A Zoning Debate in Bloomington, Indiana
Is eliminating single-family zoning, in a city that is already 66% rental, the best course for the future?
[Editor’s Note: This editorial appeared in the Herald-Times of Bloomington, Indiana, and is being reprinted here with permission from its author, Chris Sturbaum.]
Real estate is like mathematics. It is like science. You up-zone single-family zoned property and its value increases. This action alone prices many homes out of the range of potential homeowners. Then increased rental ownership slowly makes the area less attractive to existing homeowners who move elsewhere, selling out to new investors. In our area, that means homemakers will be moving to Ellettsville or the surrounding counties. From these new locations, they will incidentally have longer commutes to work using more fossil fuel.
Rental conversion is the new Gentrification. It is better named: “Rentrification “.
Rentrification results in the displacement of local single-family tenants, the pricing out of many new home buyers, and the loss of naturally occurring affordable housing. The up-zoning instantly changes the value of a rental property and previously single-family rentals are demolished for denser and market-rate rentals.
These are well-understood laws of how real estate works.
Real Estate Deniers believe that adding density in single-family neighborhoods will automatically create more affordable housing in Bloomington. In spite of the fact that market-rate rentals are always competing with the student market in Bloomington, there is a faith-based belief that taking homeownership opportunities from local citizens and creating investment opportunities for absentee landlords with increased bedrooms will have a positive local impact.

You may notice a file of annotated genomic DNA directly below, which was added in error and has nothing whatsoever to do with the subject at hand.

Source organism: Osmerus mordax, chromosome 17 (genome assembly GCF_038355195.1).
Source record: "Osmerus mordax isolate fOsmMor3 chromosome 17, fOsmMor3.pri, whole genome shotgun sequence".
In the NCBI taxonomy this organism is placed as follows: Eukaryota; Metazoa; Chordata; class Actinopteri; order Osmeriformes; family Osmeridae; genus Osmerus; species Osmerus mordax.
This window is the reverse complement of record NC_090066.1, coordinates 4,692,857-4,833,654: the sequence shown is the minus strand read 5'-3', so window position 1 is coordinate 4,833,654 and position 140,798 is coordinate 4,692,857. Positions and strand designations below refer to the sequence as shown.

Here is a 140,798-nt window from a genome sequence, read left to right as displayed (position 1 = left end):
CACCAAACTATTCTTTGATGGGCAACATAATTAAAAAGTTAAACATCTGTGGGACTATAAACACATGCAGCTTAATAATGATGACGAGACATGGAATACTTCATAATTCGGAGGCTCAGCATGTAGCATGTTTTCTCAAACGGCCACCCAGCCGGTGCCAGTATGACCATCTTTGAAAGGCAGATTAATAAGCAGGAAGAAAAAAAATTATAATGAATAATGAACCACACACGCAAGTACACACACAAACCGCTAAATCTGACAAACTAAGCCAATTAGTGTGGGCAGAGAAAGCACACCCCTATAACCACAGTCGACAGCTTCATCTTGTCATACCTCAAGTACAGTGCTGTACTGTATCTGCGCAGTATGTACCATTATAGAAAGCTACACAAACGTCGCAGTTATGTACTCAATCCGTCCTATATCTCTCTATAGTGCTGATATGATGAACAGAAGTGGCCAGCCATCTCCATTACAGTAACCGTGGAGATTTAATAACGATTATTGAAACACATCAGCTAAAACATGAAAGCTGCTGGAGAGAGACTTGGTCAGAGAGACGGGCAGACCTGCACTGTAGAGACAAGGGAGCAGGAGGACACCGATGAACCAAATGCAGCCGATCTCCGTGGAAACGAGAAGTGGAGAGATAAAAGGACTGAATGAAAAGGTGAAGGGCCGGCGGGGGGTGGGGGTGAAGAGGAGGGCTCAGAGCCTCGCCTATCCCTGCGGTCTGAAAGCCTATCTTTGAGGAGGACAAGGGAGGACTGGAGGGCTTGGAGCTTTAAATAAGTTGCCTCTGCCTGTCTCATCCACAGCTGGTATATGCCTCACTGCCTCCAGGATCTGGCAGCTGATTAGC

Well-meaning idealists who deny this science are not going to do Bloomington any favors. Some people even speculate that this up-zoning has nothing to do with affordable housing and is intended to simply increase workforce housing for middle-class millennials in Bloomington. That would at least be in line with Real Estate Science. It would turn core neighborhoods into denser rental neighborhoods for young people. Ironically, when they look to buy a house later to raise a family, these wonderful neighborhoods will be less desirable and less affordable and the young families will find themselves competing directly with rental investors for a home in Bloomington. Hello Ellettsville, Green County, and commuting.
Apartments (Accessory Dwelling Units ) both inside or outside the owner’s occupied house are currently allowable as conditional use. Allowing a homeowner to add a small apartment to their home can actually help with affordability while respecting homeownership. But the conversions to duplexes have negative consequences to the single-family neighborhood mentioned above and allowing triplexes and quads will simply result in demolitions, displacement, and market rentals for workforce/student housing. It is pretty well understood that affordable low-income housing will always need local, state, and federal subsidies. Without subsidy, the free market simply cannot create low-income affordable housing.
Prop 40, a statewide up-zoning effort in California, has been met with an outcry from lower-income citizens calling out the displacement this will cause in their neighborhoods. Some YIMBYs (Yes In My Backyarders) are starting to realize that up-zoning alone, without affordability covenants or requirements, will not result in affordable housing. Simply up-zone? Let the market solve this? A solution to climate change? A “Magic Bullet”? Not so simple. Not so fast…..
About the Author:
Chris Sturbaum is a former city council person of 16 years, a plan commission member for many of those years, a preservation commission member for more than 20 years, and a neighborhood association past president. Chris created an ongoing historic restoration and remodeling family business in 1979. He is a long-time CNU member and congress attendee who lives in one of Bloomington’s core neighborhoods.